Abstract: Seawsawat is a literature originated in Lan Xang Kingdom and had been widely popular. It is proverbial tales integrated with Dharma puzzle to educate and entertain the audiences. Mainly, the monks would give a sermon of this type of literature in order to teach the people and villagers. It is common to preach in the funeral, or called NganHuan Dee. Originally, Seawsawat was the folktales that villagers had been orally telling through generations. When they were able to inscribe the stories onto the ancient palm-leaf manuscripts, Seawsawat literature was then engraved as it had been a popular tale. Latterly, the literature became broadly well-known. It is assumed that Seawsawat is a tale developed from the folktale into the Jataka stories. In the beginning of each aphorism, there were mentions about the Lord Buddha who came down to the earth to preach and teach Ananda. When Lan Xang people received the influence and concept of Buddhism, hence they then adjusted the folktales into the stories of Jataka by inserting the concept of Bodhisattva about the transmigration of soul circle of life in the cycle of birth and death. This, Seawsawat then became the Jataka stories. In the study of Seawsawat literature in original Lao language, it was found that the literature was assumed to be written by Lao philosopher in between 1642-1643 during the period of King Suriyavongsatammiggaraj which was transliterated by MahasilaVeeravong in 1973. Currently, the literature has been used as one of Lao language textbooks for secondary school students by the Department of Secondary Education. Seawsawat was recorded onto the palm-leaf manuscripts or inscribed using Tham characters in total 10 sets each contained 21 leafs. The content would explain about what the Lord Buddha had taught and preached Ananda.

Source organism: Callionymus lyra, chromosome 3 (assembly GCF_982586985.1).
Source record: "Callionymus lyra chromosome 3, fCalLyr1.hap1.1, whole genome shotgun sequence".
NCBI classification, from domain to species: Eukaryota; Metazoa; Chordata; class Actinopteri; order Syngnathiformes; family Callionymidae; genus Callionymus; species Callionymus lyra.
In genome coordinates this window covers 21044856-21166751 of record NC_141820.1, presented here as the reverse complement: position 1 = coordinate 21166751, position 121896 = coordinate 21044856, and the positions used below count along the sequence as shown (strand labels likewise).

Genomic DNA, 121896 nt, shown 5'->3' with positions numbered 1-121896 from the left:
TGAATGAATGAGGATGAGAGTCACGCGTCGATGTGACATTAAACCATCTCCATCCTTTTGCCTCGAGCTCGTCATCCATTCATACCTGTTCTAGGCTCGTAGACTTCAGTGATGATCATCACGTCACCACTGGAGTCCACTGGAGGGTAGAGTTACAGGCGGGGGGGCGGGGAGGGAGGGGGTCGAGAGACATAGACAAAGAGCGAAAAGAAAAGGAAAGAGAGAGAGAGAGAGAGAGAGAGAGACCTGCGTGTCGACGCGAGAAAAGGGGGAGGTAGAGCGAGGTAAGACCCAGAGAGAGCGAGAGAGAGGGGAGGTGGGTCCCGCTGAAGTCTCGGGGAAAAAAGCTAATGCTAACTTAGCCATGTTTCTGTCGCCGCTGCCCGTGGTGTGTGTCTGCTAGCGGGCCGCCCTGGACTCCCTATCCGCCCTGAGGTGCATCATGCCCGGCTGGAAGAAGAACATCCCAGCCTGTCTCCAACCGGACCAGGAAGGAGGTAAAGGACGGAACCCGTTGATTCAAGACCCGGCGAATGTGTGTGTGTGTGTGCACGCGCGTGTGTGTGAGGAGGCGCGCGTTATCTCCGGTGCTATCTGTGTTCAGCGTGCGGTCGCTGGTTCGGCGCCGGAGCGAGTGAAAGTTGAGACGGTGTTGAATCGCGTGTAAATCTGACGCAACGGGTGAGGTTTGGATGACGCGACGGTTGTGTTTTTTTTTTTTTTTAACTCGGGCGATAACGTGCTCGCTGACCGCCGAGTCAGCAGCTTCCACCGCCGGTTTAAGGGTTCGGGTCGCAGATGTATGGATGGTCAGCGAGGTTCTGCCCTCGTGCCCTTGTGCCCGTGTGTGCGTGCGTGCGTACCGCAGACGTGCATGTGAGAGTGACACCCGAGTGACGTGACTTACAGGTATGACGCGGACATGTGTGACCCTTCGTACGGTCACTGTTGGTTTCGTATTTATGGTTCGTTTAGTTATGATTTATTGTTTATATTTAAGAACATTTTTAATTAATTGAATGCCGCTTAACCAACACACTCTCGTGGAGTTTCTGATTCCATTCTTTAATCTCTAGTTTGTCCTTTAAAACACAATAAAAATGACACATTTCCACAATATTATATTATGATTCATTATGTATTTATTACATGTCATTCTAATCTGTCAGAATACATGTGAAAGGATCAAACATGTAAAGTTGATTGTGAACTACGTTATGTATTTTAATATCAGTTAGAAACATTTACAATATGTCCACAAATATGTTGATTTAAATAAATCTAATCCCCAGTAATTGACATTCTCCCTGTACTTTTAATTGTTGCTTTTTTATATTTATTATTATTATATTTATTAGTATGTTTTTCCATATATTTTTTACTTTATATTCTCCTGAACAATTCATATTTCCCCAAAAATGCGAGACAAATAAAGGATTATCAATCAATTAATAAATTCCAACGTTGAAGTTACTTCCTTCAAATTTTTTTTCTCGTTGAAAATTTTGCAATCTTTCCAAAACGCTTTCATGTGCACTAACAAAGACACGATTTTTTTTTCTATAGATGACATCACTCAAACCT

Supisara Kongkiatsakda, Homhuan Buarapha and Panya Napaengmuen, 2016. Seawsawat Literature: Mekong Riverbank Reflections on Societies and Cultures. The Social Sciences, 11: 562-568.